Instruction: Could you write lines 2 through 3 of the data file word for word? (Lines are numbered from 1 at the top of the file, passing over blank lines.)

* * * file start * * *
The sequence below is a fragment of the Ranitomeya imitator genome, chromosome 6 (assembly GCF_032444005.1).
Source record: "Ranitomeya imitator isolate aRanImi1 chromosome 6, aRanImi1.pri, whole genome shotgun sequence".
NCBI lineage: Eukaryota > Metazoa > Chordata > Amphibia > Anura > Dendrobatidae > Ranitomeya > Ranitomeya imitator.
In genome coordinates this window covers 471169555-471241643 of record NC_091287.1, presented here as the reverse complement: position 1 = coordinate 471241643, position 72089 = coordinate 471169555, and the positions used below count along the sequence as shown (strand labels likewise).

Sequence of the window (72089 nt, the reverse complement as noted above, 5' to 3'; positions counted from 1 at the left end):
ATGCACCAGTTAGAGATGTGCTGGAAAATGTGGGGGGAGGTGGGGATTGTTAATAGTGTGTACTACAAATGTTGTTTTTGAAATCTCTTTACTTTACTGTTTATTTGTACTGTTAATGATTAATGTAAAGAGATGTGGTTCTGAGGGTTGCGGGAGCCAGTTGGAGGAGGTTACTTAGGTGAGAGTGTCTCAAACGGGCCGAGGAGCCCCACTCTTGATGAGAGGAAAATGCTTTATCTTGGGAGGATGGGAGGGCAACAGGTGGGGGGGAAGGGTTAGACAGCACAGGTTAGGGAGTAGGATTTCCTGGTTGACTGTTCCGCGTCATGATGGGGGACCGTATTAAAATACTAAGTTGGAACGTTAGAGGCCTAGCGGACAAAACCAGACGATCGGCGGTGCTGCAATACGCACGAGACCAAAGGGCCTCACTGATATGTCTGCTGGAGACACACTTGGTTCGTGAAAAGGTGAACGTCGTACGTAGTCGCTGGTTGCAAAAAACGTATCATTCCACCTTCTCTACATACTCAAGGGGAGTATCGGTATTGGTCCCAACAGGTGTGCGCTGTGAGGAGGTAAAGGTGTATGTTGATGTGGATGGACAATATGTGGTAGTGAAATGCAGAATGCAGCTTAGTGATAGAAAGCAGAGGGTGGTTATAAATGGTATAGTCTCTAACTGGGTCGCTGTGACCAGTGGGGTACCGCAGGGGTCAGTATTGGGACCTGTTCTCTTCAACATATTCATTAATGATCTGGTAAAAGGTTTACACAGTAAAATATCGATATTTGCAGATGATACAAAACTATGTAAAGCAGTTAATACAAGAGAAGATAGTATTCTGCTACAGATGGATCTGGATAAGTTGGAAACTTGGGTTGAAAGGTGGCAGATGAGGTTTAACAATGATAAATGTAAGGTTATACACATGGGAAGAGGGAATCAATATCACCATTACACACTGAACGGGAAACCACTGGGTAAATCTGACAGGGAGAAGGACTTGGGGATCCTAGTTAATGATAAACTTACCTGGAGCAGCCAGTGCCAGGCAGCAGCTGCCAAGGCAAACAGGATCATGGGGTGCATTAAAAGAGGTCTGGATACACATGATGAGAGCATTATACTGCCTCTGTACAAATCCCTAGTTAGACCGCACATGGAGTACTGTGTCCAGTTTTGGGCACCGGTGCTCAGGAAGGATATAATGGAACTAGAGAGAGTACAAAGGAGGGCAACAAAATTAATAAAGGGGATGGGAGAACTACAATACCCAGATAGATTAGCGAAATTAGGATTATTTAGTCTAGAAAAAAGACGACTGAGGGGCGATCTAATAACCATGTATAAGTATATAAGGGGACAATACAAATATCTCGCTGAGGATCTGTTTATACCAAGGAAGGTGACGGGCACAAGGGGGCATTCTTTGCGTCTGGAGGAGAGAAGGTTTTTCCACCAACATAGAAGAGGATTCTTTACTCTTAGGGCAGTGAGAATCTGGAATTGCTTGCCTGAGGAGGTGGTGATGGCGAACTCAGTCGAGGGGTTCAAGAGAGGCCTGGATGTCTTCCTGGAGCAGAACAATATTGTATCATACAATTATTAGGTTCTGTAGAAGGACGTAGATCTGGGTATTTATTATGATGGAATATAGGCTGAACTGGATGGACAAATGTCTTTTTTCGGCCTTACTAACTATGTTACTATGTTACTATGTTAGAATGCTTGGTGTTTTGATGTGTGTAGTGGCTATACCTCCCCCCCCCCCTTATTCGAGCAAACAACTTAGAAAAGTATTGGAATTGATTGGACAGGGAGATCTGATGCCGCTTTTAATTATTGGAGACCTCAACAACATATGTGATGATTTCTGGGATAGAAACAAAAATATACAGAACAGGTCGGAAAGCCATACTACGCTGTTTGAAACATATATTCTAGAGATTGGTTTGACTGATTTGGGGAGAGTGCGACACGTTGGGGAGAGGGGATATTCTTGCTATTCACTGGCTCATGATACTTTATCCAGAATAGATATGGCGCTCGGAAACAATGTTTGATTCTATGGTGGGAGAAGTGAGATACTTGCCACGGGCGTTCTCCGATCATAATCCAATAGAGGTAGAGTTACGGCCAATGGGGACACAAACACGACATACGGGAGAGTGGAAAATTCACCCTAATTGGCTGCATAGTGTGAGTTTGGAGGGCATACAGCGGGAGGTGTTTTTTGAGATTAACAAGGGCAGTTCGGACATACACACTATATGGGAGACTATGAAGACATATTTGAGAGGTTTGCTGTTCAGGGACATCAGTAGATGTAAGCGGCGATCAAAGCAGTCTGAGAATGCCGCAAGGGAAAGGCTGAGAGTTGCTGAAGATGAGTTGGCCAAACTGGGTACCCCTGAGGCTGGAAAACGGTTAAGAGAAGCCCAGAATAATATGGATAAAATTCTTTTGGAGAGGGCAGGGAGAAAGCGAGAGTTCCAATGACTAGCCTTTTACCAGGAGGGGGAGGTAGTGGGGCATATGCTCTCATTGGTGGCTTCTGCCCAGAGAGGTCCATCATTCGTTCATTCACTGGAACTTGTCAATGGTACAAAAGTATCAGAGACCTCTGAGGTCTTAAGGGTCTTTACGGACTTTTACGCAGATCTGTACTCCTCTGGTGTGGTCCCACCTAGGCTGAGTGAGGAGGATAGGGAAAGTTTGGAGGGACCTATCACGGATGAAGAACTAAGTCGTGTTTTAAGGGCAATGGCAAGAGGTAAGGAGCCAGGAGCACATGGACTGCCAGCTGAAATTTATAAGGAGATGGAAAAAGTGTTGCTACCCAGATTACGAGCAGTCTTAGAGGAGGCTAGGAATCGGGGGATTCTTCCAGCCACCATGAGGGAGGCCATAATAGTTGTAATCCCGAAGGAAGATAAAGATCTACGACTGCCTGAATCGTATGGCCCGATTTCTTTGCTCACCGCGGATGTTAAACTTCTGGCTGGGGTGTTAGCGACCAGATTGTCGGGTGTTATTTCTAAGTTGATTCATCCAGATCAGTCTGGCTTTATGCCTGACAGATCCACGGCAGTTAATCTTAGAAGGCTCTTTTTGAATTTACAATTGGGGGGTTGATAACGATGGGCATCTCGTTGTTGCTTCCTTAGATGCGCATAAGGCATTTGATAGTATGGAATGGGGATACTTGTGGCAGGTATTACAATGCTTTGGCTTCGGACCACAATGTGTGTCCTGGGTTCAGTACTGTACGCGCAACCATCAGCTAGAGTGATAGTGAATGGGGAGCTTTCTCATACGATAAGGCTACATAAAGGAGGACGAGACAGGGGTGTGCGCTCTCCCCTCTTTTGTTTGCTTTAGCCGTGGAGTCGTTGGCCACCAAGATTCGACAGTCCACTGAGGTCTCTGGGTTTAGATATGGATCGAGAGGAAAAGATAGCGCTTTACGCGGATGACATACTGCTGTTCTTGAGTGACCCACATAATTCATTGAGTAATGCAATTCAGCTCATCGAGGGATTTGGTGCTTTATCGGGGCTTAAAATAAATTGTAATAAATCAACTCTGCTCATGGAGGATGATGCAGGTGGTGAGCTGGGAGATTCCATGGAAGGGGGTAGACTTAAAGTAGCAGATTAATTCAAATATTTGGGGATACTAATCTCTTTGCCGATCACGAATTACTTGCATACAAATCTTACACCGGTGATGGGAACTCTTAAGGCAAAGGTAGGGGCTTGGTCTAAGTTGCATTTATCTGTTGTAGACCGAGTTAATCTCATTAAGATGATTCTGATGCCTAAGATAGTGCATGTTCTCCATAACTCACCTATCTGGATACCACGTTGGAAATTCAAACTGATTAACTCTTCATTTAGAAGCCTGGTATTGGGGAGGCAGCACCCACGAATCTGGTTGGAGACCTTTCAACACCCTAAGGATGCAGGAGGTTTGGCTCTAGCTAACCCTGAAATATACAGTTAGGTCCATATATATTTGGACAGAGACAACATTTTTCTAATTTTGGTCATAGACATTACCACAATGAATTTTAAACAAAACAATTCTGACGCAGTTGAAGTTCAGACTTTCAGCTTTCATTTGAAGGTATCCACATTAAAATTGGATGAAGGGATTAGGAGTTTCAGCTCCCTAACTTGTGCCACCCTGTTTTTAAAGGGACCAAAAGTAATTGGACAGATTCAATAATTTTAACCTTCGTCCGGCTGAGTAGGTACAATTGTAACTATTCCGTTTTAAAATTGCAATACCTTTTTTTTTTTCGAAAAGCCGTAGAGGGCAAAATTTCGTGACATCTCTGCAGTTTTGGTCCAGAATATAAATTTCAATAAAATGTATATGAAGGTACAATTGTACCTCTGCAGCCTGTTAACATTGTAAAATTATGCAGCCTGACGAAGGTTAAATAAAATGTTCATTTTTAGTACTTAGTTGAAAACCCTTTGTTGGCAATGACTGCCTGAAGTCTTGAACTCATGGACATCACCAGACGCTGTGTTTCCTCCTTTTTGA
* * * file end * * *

Source record: "Ranitomeya imitator isolate aRanImi1 chromosome 6, aRanImi1.pri, whole genome shotgun sequence".
NCBI lineage: Eukaryota > Metazoa > Chordata > Amphibia > Anura > Dendrobatidae > Ranitomeya > Ranitomeya imitator.